Brenna Munro is an associate professor in the English department at the University of Miami, and the author of South Africa and the Dream of Love to Come: Queer Sexuality and the Struggle for Freedom (University of Minnesota Press, 2012). Her other publications include “Caster Semenya: Gods and Monsters” in Safundi (2010), and “Locating ‘Queer’ in Contemporary Writing of Love and War in Nigeria” in Research in African Literatures (2016).

Gema Pérez-Sánchez is Associate Professor of Spanish at the Department of Modern Languages and Literatures at the University of Miami where she also teaches for the Women’s and Gender Studies Program and the Miami Institute for the Americas. Her research focuses on contemporary Spanish narrative, film, and popular urban culture; cultural studies; queer theory; and migration and transnational studies. She is the author of the book Queer Transitions in Contemporary Spanish Culture: From Franco to La Movida (SUNY Press 2007). Her research has appeared in Revista Canadiense de Estudios Hispánicos; Revista Iberoamericana; Journal of Language and Sexuality; University of Michigan Journal of Law Reform; Michigan Journal of Race & Law; Hispamérica; The Arizona Journal of Hispanic Cultural Studies; Letras Femeninas; Orientaciones; and several essay collections, such as The Cambridge History of Gay and Lesbian Literature.

R. Lucas Platero holds a PhD in Sociology and Political Science from the National Distance Education University of Spain (UNED), and a Bachelor’s degree in Psychology from the Complutense University of Madrid. He currently serves as a social and community intervention instructor for the Community of Madrid and as director of publications for trans* studies at Bellaterra Publishing House. His current collaborative research focuses on the experiences of trans* people with children. He has participated in international research groups on topics such as “Cruising the 1970s,” “Multiple voices, plural knowledges, and biomedical technologies,” intersectionality, intimate citizenship, and constructions of LGBT political agendas.  He has published numerous peer-reviewed articles in international and domestic journals, and is the author of several books, including Lesbianas: Discursos y representaciones (Melusina, 2008), Intersecciones: Cuerpos y sexualidades en la encrucijada (Bellaterra, 2012); Trans*exualidades: Acompañamientos, factores de salud y recursos educativos (Bellaterra, 2014) and Por un chato de vino: Historias de travestismo y masculinidad femenina (Bellaterra, 2015).

Jasmine Rault is an Assistant Professor at the Institute of Communication, Culture, Information & Technology and Department of Sociology at University Toronto Mississauga. Rault works on themes of feminist and queer architecture and design, digital cultures and economies, arts and social movements. Rault’s first book is Eileen Gray and the Design of Sapphic Modernity: Staying In (2011). Her work is published in journals such as Feminist Media Studies; Ada: A Journal of Gender, New Media and Technology; ephemera: theory & politics in organization; Women’s Studies Quarterly; Interiors: Design, Architecture, Culture; and Topia: Canadian Journal of Cultural Studies.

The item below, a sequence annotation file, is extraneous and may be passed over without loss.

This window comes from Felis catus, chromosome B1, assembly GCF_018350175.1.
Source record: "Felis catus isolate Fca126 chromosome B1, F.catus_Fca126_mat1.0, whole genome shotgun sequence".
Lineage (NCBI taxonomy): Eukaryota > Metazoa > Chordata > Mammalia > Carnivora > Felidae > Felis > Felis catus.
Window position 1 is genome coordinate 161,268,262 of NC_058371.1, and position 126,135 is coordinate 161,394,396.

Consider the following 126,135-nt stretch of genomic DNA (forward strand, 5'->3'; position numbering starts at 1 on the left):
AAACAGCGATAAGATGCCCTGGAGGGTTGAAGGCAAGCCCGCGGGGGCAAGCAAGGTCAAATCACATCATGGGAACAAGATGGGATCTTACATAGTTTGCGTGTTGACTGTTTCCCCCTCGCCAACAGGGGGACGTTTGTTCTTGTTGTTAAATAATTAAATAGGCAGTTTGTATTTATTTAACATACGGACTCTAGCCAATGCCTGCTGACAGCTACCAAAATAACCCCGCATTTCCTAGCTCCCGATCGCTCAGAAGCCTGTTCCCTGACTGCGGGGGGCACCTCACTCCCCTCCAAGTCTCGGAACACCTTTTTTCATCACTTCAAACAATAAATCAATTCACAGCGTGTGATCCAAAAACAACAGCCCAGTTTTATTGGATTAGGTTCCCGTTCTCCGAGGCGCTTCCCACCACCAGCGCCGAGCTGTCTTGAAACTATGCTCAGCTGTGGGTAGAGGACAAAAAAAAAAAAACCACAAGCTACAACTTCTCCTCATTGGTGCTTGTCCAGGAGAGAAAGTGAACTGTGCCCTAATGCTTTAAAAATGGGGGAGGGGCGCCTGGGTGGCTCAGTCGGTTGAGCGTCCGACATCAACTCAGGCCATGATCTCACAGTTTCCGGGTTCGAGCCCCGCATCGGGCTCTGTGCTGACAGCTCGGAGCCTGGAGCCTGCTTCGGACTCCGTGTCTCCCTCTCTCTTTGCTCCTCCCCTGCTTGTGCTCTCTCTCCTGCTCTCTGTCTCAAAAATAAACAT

Graeme Reid director of the Lesbian, Gay, Bisexual and Transgender Rights Program at Human Rights Watch, is an expert on LGBT rights. He has conducted research, taught and published extensively on gender, sexuality, LGBT issues, and HIV/AIDS. He is author of two monographs, How to be a Real Gay. Gay Identities in Small-town South Africa, and Above the Skyline: Reverend Tsietsi Thandekiso and the Founding of an African Gay Church. Before joining Human Rights Watch in 2011, Reid was the founding director of the Gay and Lesbian Archives of South Africa, a researcher at the Wits Institute for Social and Economic Research and a lecturer in Lesbian, Gay, Bisexual, and Transgender Studies at Yale University. An anthropologist by training, Reid received a master’s from the University of the Witwatersrand, Johannesburg, and a PhD from the University of Amsterdam.

Ryan Thoreson is a legal anthropologist and human rights activist. He is currently a fellow in the LGBT Rights Program at Human Rights Watch, where his work focuses on the rights of LGBT youth, particularly in the United States and the Philippines. Ryan is also an adjunct assistant professor at John Jay College of Criminal Justice, where he teaches a course on the law and politics of LGBT rights in the United States. Prior to his current positions, Ryan clerked for the Honorable Scott M. Matheson of the United States Court of Appeals for the Tenth Circuit and was a research fellow at OutRight Action International. He is the author of Transnational LGBT Activism: Working for Sexual Rights Worldwide (University of Minnesota Press, 2014).

Ruth Vanita is Director of Global Humanities & Religions at the University of Montana, former Reader at Delhi University, founder and co-editor (1978-91) of Manushi, India’s first nationwide feminist magazine. She is the author of many books; the latest is Dancing with the Nation: Courtesans in Bombay Cinema (forthcoming, Bloomsbury Academic).